11 February 2006

Radiating confidence – or caution?

By Marguerite Finn

"Never doubt that a small group of thoughtful, committed citizens can change the world. Indeed it's the only thing that ever has."

(Margaret Mead 1901-1978)

I thought of Margaret Mead's words recently when I met a small group of dedicated volunteers monitoring the radiation emissions from Sizewell nuclear power stations. They are members of CURIE - Coastal Unit Recording Irradiation of the Environment - an independent, voluntary organisation carrying out gamma radiation measurements at selected sites around the two nuclear power stations: Sizewell A (two magnox reactors) and Sizewell B (pressurised water reactor) on the Suffolk coast.

What drives them out in all weathers to perform this thankless task? They want to know what the radiation levels really are, rather than relying on official reassurances. They know that CURIE. results are 'spin free'! Their measurements serve two purposes:
  1. To monitor any long term changes in radiation intensity, and to provide a base-line value in the event of a nuclear contamination incident;
  2. To alert local authorities in the event of any significant rise in radiation levels.
The paradoxes surrounding ionising radiation are bewildering. It is the gift bestowed by the sun upon earth at its creation, inexorably leading to the organic mutations, which are the keys upon which the tune of life has evolved in all its variations. Yet just a fraction too much of it – and a cancer thrives. Today, some advocate a new nuclear energy programme as the planet’s saving grace from the ravages of climate change, while others worry about the intergenerational inequity of bequeathing huge problems of nuclear waste to our descendents.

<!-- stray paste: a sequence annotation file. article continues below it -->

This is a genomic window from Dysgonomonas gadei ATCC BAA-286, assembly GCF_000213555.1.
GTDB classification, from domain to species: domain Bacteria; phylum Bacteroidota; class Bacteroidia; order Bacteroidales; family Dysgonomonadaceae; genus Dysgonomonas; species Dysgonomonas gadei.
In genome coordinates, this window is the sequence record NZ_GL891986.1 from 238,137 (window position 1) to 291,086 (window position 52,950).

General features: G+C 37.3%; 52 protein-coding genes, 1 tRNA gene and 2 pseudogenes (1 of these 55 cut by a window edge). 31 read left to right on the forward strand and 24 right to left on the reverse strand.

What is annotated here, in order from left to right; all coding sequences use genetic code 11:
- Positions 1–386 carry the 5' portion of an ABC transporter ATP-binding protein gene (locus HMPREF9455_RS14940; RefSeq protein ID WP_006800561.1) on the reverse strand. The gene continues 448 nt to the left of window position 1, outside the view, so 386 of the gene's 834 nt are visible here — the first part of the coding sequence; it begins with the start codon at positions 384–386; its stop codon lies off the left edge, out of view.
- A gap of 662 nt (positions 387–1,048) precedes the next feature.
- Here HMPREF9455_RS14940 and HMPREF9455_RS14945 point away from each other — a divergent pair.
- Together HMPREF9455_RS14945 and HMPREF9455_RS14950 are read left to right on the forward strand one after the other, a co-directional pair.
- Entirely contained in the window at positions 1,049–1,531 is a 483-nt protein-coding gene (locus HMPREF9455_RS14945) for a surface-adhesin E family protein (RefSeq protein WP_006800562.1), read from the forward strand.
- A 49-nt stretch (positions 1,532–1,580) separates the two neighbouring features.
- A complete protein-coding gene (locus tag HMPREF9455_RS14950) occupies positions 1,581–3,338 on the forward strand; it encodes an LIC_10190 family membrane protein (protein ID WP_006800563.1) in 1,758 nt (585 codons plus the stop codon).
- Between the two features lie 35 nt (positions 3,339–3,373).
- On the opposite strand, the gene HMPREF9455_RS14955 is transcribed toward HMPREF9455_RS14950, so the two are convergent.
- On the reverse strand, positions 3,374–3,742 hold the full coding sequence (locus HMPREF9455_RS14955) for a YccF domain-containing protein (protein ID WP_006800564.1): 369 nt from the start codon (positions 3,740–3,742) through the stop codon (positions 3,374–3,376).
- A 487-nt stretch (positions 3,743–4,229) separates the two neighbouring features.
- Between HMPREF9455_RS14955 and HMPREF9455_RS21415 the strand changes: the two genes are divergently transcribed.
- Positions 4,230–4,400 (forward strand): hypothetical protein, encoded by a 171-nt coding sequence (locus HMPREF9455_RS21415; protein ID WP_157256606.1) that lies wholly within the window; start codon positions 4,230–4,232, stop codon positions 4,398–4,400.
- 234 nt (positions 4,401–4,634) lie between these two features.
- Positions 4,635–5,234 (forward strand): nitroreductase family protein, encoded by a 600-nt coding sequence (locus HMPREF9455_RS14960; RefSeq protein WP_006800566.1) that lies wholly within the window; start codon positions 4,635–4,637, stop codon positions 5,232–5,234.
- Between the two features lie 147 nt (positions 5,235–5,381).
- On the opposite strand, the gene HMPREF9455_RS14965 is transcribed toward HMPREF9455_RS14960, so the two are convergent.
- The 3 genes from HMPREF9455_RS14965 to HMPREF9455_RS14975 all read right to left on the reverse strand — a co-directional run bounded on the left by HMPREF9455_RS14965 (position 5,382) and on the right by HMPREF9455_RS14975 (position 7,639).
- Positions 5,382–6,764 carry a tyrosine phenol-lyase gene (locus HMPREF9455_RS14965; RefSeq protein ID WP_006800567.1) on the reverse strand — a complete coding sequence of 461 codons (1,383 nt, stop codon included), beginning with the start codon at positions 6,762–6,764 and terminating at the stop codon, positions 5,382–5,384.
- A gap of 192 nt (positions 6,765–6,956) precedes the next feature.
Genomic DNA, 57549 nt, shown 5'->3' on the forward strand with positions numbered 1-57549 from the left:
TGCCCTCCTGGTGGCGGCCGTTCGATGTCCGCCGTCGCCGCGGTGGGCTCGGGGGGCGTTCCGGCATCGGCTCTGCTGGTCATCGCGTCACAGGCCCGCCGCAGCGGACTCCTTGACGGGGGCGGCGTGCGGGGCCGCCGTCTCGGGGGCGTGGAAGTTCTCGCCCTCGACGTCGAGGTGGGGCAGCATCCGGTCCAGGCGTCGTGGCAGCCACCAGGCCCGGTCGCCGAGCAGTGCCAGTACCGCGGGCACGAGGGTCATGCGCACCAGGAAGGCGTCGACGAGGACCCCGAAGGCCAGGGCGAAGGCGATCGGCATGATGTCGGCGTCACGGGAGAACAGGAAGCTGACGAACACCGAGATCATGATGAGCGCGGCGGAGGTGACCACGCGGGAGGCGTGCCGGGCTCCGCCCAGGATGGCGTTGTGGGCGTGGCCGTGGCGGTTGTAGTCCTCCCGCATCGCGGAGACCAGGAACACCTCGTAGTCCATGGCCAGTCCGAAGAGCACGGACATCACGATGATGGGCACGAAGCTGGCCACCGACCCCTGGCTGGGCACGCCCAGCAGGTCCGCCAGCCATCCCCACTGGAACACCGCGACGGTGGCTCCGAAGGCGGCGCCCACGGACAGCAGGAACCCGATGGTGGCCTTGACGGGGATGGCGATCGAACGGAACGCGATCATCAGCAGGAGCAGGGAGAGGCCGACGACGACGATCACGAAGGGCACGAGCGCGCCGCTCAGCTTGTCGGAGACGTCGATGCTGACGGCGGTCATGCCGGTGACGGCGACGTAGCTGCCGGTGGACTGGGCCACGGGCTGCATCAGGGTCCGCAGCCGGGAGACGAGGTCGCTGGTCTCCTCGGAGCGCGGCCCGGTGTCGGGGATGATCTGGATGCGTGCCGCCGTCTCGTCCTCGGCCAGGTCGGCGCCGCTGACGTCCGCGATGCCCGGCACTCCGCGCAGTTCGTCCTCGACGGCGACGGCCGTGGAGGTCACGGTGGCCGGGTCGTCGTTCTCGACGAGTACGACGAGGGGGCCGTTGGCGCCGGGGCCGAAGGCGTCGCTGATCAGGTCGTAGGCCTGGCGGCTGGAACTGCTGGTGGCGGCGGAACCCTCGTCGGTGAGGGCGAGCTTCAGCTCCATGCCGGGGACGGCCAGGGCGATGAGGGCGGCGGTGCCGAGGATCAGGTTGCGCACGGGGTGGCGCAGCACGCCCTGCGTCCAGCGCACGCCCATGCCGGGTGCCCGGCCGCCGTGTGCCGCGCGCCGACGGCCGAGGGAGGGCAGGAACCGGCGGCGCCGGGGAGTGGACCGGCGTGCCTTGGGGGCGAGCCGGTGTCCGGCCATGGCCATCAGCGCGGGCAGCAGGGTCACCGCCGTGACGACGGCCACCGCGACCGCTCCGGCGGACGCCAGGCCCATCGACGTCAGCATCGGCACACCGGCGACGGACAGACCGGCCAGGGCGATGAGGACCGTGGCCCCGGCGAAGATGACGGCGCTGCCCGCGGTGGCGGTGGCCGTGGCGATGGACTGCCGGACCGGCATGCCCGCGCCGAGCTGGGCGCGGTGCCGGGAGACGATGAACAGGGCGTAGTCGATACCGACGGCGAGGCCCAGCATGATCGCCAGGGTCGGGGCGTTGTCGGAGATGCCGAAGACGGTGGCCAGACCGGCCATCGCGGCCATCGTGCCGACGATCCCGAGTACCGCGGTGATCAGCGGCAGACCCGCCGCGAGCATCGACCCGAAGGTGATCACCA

On 23rd January this year, the Government launched its Energy Review Consultation. Malcolm Wicks, the Energy Minister, is charged with undertaking an "extensive public and stakeholder consultation" over the next few months, leading to the formulation of a sound, sustainable energy policy. We welcome the Government's new-found transparency in throwing its current energy review open to public consultation. Barely 20 years ago, the Government of the day was not so honest. It chose not to tell the public – until long after it should have done - that a nuclear plume from Chernobyl was overhead and falling on our crops, our cows and our children.

Faced with this level of official irresponsibility, a small group of Suffolk residents formed CURIE around the nuclear reactors at Sizewell. Taking expert advice on the sort of scientific protocol needed, they decided they would in future monitor the ambient radiation, to ensure they knew as soon as possible if an undue release had occurred. It took them three years to raise the cash to buy a sufficiently sophisticated 6-80 monitor, robust enough to be passed from one to the other of them day by day and week by week, in their two circles of monitoring stations, one close to the feared source and the other curving from Southwold through Framlingham, Woodbridge and Sutton Heath.

The benefits were immediate. While trying out the monitor on Sizewell beach, they discovered that there was a sharp gradient of radiation dose from the water’s edge, reaching ten times the normal background levels at the station fence. They had been spotted though, and at that month's Local Liaison Committee Meeting, the station manager laconically mentioned (for the first time that anyone had heard) that there was indeed a "shine" from the station onto the beach – but said "you would have to stay by the fence all day to receive a dose equivalent to one chest x-ray" - which the committee happily accepted.

But CURIE was not deterred. Quite apart from it not being x-rays but gamma radiation, the members wondered how it affected the insects, rabbits, gorse and brambles that were there all the time.

For 17 of the 20 years since Chernobyl, CURIE has been keeping a check on Sizewell. It shares its Annual Report with local parish and town councils. These Reports are a valuable source of data on local radiation levels. CURIE's monitoring will become increasingly relevant to the local community during the de-commissioning of Sizewell A. The first phase, due to start after December 2006, involves dismantling radioactive structures with the potential for radioactive releases, if not done very carefully.

CURIE continues to be vigilant, but funding is always a problem. The monitor is professionally checked and recalibrated but it is undeniably getting old, like the reactors it watches, and CURIE members themselves, who wish they could stop, but dare not do so.

To help, contact: CURIE, 7 Moorfield Road, Woodbridge, IP12 4JN. E-mail: curie@onetel.com.